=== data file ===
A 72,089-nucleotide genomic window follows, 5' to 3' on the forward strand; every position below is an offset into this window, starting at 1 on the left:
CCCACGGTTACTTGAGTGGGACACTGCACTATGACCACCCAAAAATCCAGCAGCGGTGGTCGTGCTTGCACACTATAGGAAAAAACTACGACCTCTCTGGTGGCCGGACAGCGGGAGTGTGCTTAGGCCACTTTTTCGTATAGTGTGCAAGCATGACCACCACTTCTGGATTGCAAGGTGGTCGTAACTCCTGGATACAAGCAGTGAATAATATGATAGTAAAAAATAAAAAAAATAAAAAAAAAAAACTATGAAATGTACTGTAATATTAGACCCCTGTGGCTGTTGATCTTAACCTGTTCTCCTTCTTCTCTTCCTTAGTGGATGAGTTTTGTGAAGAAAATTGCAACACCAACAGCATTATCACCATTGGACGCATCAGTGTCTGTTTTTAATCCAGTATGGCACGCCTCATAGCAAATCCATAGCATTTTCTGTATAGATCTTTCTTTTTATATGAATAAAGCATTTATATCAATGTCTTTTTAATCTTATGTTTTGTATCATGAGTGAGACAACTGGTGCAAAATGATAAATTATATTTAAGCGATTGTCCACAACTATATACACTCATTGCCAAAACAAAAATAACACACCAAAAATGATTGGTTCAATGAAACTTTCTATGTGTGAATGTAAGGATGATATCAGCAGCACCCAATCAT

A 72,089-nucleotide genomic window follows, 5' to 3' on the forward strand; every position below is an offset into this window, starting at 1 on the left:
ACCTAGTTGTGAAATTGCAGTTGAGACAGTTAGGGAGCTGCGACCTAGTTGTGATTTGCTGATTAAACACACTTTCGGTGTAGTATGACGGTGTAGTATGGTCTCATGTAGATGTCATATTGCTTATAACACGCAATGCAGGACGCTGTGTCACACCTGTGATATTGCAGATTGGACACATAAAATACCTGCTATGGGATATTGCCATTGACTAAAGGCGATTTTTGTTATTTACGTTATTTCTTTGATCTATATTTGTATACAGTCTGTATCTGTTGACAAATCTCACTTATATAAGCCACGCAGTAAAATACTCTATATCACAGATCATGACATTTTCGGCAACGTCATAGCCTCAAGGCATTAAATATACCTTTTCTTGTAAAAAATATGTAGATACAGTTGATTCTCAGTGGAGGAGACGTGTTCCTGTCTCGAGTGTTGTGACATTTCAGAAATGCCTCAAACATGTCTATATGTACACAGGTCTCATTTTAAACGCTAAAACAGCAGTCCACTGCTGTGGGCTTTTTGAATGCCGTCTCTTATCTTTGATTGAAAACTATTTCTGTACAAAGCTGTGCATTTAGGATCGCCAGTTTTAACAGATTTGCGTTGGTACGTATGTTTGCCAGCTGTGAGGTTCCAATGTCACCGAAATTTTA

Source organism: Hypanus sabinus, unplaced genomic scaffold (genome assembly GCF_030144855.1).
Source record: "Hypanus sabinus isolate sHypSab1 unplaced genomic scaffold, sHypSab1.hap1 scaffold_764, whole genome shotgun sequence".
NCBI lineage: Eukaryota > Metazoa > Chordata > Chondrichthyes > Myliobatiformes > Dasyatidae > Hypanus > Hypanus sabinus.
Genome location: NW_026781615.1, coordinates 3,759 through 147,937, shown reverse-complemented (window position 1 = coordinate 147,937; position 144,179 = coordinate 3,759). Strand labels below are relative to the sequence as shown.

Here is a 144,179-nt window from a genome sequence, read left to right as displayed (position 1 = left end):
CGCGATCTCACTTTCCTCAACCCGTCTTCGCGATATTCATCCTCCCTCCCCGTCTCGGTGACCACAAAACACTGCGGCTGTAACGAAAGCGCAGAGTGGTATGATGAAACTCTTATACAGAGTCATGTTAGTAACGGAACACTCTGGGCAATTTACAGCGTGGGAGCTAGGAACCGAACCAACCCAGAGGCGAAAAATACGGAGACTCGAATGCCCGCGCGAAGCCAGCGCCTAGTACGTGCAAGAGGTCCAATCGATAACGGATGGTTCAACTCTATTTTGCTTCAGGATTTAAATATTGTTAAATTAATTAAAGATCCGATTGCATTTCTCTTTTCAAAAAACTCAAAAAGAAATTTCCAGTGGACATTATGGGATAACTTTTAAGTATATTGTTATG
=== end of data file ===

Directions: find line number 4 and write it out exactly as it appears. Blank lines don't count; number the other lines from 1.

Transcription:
ACCTAGTTGTGAAATTGCAGTTGAGACAGTTAGGGAGCTGCGACCTAGTTGTGATTTGCTGATTAAACACACTTTCGGTGTAGTATGACGGTGTAGTATGGTCTCATGTAGATGTCATATTGCTTATAACACGCAATGCAGGACGCTGTGTCACACCTGTGATATTGCAGATTGGACACATAAAATACCTGCTATGGGATATTGCCATTGACTAAAGGCGATTTTTGTTATTTACGTTATTTCTTTGATCTATATTTGTATACAGTCTGTATCTGTTGACAAATCTCACTTATATAAGCCACGCAGTAAAATACTCTATATCACAGATCATGACATTTTCGGCAACGTCATAGCCTCAAGGCATTAAATATACCTTTTCTTGTAAAAAATATGTAGATACAGTTGATTCTCAGTGGAGGAGACGTGTTCCTGTCTCGAGTGTTGTGACATTTCAGAAATGCCTCAAACATGTCTATATGTACACAGGTCTCATTTTAAACGCTAAAACAGCAGTCCACTGCTGTGGGCTTTTTGAATGCCGTCTCTTATCTTTGATTGAAAACTATTTCTGTACAAAGCTGTGCATTTAGGATCGCCAGTTTTAACAGATTTGCGTTGGTACGTATGTTTGCCAGCTGTGAGGTTCCAATGTCACCGAAATTTTA